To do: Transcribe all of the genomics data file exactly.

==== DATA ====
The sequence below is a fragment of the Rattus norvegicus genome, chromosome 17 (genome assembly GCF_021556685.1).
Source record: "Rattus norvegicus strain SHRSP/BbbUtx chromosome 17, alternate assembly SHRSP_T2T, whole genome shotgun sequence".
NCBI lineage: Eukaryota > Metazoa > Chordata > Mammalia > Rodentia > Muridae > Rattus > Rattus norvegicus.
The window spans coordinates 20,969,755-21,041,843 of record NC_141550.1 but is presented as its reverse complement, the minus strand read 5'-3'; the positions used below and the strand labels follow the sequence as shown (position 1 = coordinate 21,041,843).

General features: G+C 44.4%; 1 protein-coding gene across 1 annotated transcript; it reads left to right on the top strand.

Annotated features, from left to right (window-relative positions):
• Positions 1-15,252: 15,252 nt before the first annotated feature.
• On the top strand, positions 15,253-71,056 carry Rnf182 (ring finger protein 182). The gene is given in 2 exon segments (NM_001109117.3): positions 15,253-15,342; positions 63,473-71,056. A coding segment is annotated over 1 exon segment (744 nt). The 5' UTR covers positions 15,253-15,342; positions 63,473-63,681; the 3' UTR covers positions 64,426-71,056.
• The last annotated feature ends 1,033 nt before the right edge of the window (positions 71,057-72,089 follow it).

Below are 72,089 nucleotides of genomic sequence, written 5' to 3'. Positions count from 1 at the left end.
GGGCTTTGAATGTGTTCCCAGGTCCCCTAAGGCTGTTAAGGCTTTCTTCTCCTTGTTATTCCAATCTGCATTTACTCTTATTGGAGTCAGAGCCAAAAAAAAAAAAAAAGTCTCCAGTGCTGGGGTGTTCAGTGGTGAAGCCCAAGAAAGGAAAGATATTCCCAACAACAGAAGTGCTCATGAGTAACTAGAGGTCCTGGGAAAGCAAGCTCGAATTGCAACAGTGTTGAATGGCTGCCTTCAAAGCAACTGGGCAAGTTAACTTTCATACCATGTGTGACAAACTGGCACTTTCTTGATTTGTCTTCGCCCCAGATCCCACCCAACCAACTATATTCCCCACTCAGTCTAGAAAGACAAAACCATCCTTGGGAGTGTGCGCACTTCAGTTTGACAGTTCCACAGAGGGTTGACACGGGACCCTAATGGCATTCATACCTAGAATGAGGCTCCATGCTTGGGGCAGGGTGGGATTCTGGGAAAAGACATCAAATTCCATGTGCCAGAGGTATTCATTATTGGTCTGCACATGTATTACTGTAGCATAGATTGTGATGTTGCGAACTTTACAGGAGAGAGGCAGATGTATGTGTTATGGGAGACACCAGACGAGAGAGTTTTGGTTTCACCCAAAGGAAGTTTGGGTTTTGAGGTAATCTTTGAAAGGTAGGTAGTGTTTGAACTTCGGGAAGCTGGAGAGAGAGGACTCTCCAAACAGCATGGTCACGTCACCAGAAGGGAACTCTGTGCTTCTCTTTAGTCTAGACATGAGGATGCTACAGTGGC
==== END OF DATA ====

The sequence below is a fragment of the Rattus norvegicus genome, chromosome 17 (genome assembly GCF_021556685.1).
Source record: "Rattus norvegicus strain SHRSP/BbbUtx chromosome 17, alternate assembly SHRSP_T2T, whole genome shotgun sequence".
NCBI lineage: Eukaryota > Metazoa > Chordata > Mammalia > Rodentia > Muridae > Rattus > Rattus norvegicus.
The window spans coordinates 20,969,755-21,041,843 of record NC_141550.1 but is presented as its reverse complement, the minus strand read 5'-3'; the positions used below and the strand labels follow the sequence as shown (position 1 = coordinate 21,041,843).

General features: G+C 44.4%; 1 protein-coding gene across 1 annotated transcript; it reads left to right on the top strand.

Annotated features, from left to right (window-relative positions):
• Positions 1-15,252: 15,252 nt before the first annotated feature.
• On the top strand, positions 15,253-71,056 carry Rnf182 (ring finger protein 182). The gene is given in 2 exon segments (NM_001109117.3): positions 15,253-15,342; positions 63,473-71,056. A coding segment is annotated over 1 exon segment (744 nt). The 5' UTR covers positions 15,253-15,342; positions 63,473-63,681; the 3' UTR covers positions 64,426-71,056.
• The last annotated feature ends 1,033 nt before the right edge of the window (positions 71,057-72,089 follow it).

Below are 72,089 nucleotides of genomic sequence, written 5' to 3'. Positions count from 1 at the left end.
GGGCTTTGAATGTGTTCCCAGGTCCCCTAAGGCTGTTAAGGCTTTCTTCTCCTTGTTATTCCAATCTGCATTTACTCTTATTGGAGTCAGAGCCAAAAAAAAAAAAAAAGTCTCCAGTGCTGGGGTGTTCAGTGGTGAAGCCCAAGAAAGGAAAGATATTCCCAACAACAGAAGTGCTCATGAGTAACTAGAGGTCCTGGGAAAGCAAGCTCGAATTGCAACAGTGTTGAATGGCTGCCTTCAAAGCAACTGGGCAAGTTAACTTTCATACCATGTGTGACAAACTGGCACTTTCTTGATTTGTCTTCGCCCCAGATCCCACCCAACCAACTATATTCCCCACTCAGTCTAGAAAGACAAAACCATCCTTGGGAGTGTGCGCACTTCAGTTTGACAGTTCCACAGAGGGTTGACACGGGACCCTAATGGCATTCATACCTAGAATGAGGCTCCATGCTTGGGGCAGGGTGGGATTCTGGGAAAAGACATCAAATTCCATGTGCCAGAGGTATTCATTATTGGTCTGCACATGTATTACTGTAGCATAGATTGTGATGTTGCGAACTTTACAGGAGAGAGGCAGATGTATGTGTTATGGGAGACACCAGACGAGAGAGTTTTGGTTTCACCCAAAGGAAGTTTGGGTTTTGAGGTAATCTTTGAAAGGTAGGTAGTGTTTGAACTTCGGGAAGCTGGAGAGAGAGGACTCTCCAAACAGCATGGTCACGTCACCAGAAGGGAACTCTGTGCTTCTCTTTAGTCTAGACATGAGGATGCTACAGTGGC